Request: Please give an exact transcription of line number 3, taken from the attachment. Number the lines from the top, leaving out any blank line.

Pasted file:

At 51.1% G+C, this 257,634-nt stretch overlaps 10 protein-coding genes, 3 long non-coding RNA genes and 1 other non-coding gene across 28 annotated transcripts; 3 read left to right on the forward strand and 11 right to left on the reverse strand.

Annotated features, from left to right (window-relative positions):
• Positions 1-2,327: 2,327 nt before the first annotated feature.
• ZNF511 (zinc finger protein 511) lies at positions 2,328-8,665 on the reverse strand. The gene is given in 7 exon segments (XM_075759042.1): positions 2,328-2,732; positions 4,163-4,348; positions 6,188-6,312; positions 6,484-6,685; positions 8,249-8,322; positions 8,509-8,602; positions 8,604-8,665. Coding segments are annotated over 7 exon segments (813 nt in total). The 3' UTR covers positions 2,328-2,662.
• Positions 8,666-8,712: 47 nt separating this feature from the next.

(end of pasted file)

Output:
• Positions 1-2,327: 2,327 nt before the first annotated feature.